By Jeremy Essig
By Jason Robinson
By Hans Morgenstern
By Joseph Hess
By Peter Gilstrap
By Julia Burch
By Jeremy Essig
By Nathan Smith
"Take a load off, Fanny," she sings, with a solitary voice echoing her impassioned offer, "and put the load right on me." In the Band's original, the load was taken up by a group of voices, joining one by one in a luxurious harmony. Wilson assumes the entire burden, centering her rich, deeply moaning alto in front of the now more powerful acoustic instruments. The song is about the offer of taking burdens, the methods of seeking forgiveness, the mysteries of history and the relationship of the individual to the collective -- themes that resonate throughout the album.
"That song, 'The Weight,' was not planned," Wilson explains. "The very first day of recording, we were having great difficulty. It was very hot. We had a mobile recording truck that came from Muscle Shoals, Ala. It was a truck that had basically been used for the recording of choirs, and that's usually just a two-track setup. It hadn't been used for 24-track recording for a long time, so there were some problems just setting it up and getting all the tracks to work."
A storyteller whether she's speaking or singing, Wilson settles in to set the stage, one detail following another: "While I was in the vocal booth, setting up the microphone, one of the engineers, Sean Macke, asked me if I knew I was about to sing through the same circuitry that Levon Helm had sung through. He went on to explain that that truck was also used for the recording of The Last Waltz. [Macke] and I started singing 'The Weight,' and Kevin Breit [Wilson's longtime guitarist] heard us and said, 'It's a great song.' He said we should do it. I said, 'Well, I don't know; there are a couple of definitive versions out there. I don't know if we can add anything to it.' He worked out an arrangement, and we all added to it, and one thing led to another, and it became the first tune on the album."
More than just the opening track, it became the song on which all the others lean, the reference point for the themes of the record, both musical and lyrical. Wilson went to Clarksdale, Miss., intending to produce a blues album to honor the Mississippi Delta, where she grew up. That would have been a good record, as demonstrated by the straight blues covers she's sung on albums such as Blue Light 'Til Dawn or New Moon Daughter. But Wilson couldn't let herself be limited to such an obvious idea, and she created something deeper, more timely, more original. The blues are always present on Belly of the Sun, but rarely in a formal sense. Even when she covers a Robert Johnson song, "Hot Tamales," it's the one example we have of Johnson leaving the 12-bar form for something less serious, more full of hokum than hell. This seemingly playful trifle closes the album.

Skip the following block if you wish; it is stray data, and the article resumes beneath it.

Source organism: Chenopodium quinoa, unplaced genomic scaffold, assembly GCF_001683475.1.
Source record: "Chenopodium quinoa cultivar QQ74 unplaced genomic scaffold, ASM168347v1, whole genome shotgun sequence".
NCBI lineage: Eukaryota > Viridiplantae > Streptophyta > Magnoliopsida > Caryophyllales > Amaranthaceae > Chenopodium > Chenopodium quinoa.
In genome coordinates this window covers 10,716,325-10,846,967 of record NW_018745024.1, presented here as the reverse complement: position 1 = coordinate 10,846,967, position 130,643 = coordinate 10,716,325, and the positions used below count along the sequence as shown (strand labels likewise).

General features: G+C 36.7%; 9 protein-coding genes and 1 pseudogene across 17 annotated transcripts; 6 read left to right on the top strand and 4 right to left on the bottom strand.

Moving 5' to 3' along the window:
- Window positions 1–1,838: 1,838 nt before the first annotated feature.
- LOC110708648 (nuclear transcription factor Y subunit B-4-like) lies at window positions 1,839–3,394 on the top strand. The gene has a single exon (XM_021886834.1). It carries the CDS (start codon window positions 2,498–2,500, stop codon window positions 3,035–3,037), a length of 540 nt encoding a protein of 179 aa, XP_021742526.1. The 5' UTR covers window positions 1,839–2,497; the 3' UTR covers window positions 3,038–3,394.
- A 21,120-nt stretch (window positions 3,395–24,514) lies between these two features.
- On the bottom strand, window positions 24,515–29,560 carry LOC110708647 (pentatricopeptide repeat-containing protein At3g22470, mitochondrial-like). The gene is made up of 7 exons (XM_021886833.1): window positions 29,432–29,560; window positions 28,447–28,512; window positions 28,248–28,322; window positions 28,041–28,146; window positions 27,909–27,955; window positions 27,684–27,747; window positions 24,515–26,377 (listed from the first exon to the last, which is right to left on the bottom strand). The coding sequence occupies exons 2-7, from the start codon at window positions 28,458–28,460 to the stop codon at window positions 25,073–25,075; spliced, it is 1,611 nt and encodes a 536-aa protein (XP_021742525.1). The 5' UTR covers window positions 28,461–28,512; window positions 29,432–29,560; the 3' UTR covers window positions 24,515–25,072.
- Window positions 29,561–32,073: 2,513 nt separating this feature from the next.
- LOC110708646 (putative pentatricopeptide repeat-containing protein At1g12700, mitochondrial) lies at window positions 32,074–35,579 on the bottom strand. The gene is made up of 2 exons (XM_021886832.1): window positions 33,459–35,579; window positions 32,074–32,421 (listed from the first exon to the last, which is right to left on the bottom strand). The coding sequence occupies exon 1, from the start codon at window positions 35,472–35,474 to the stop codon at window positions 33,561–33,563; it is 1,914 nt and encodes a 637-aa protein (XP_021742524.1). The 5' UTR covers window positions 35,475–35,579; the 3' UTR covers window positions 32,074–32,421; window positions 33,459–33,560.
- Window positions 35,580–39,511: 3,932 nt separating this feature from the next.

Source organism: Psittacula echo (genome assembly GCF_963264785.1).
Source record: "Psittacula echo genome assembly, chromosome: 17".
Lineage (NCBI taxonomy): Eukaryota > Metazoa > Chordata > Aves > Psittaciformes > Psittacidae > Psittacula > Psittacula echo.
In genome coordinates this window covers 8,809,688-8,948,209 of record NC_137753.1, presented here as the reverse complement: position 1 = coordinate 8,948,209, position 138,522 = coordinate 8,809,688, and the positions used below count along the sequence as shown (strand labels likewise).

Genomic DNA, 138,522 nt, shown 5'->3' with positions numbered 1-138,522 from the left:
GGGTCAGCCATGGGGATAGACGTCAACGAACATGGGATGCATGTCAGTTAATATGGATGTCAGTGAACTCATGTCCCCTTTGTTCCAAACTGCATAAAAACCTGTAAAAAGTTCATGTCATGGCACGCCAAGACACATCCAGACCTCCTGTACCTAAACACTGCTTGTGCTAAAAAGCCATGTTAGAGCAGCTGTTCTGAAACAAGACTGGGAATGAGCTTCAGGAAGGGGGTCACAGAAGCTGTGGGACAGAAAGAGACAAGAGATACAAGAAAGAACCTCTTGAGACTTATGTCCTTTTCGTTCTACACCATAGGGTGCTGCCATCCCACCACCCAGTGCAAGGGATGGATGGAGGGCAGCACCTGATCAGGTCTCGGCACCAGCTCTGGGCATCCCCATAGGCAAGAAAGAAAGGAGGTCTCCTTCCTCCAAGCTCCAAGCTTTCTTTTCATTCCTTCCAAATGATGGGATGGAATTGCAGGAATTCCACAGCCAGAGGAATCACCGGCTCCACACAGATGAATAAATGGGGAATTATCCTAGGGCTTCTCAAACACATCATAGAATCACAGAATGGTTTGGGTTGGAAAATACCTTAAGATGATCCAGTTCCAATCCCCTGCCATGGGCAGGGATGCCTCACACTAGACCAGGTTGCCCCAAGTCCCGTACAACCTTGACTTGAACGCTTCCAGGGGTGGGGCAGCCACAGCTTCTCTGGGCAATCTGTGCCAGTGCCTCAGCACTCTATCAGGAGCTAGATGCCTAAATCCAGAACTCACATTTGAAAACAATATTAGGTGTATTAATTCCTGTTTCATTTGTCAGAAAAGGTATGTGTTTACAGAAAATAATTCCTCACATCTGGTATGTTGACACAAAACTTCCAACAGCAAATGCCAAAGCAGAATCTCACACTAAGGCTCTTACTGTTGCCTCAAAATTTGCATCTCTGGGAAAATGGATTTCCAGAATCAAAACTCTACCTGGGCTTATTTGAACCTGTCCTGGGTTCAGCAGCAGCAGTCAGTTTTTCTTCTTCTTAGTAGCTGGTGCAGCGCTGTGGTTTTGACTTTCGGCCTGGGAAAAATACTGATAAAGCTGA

In her press kit, Wilson describes Robbie Robertson's song as "purposefully vague, but you hear biblical themes, themes of civil rights, of discontent and redemption." "The Weight" is surreal, with characters pulled out of context, interacting and exchanging their burdens, sometimes seeking to take them, sometimes seeking to lose them and sometimes seeking to avoid them. Wilson follows this song with her own composition "Justice," which lugs out the largest weights of all in American history, racism and slavery. She sings, "Give me a box of reparation/No not the little one, I want the big one that matches my scars." Here the weight is real, the interactions definite, but the desire to exchange or avoid burdens is even more apparent.
So, what could she do to follow that song? Pretend racism never existed, perhaps, with a gorgeous version of an old pop standard, "Darkness on the Delta." Here, accompanied only by 80-plus-year-old Abie "Boogaloo" Ames on piano, Wilson sings of a world in which blacks are everywhere but never mentioned. This is a song about the delights of Southern living, of the joys of the cotton fields, of the place in which "all God's children have someone to love." It's an ironic reading, especially in context, but it's also obvious that Wilson wants to believe in such a perfect place. She knows the song is a lie, but she sings it like a beautiful truth.
Despite such heavy topics, Belly of the Sun is not a somber record. Wilson is entirely too musical, too creative and too diverse to let the album get bogged down under the weight. She borrows lilts from Brazilian pop music, firsthand from Antonio Carlos Jobim for "Waters of March" and secondhand from James Taylor for "Only a Dream in Rio." These songs are more about individual relationships than the tangled social interactions of the first three cuts, and the playfulness in Wilson's voice, which delights in springing around the complex rhythms of the Brazilian style, is matched by the originality of the arrangements. "Only a Dream in Rio" transfers the gentle fingerpicking of Brazilian guitar traditionalists onto banjo to great effect.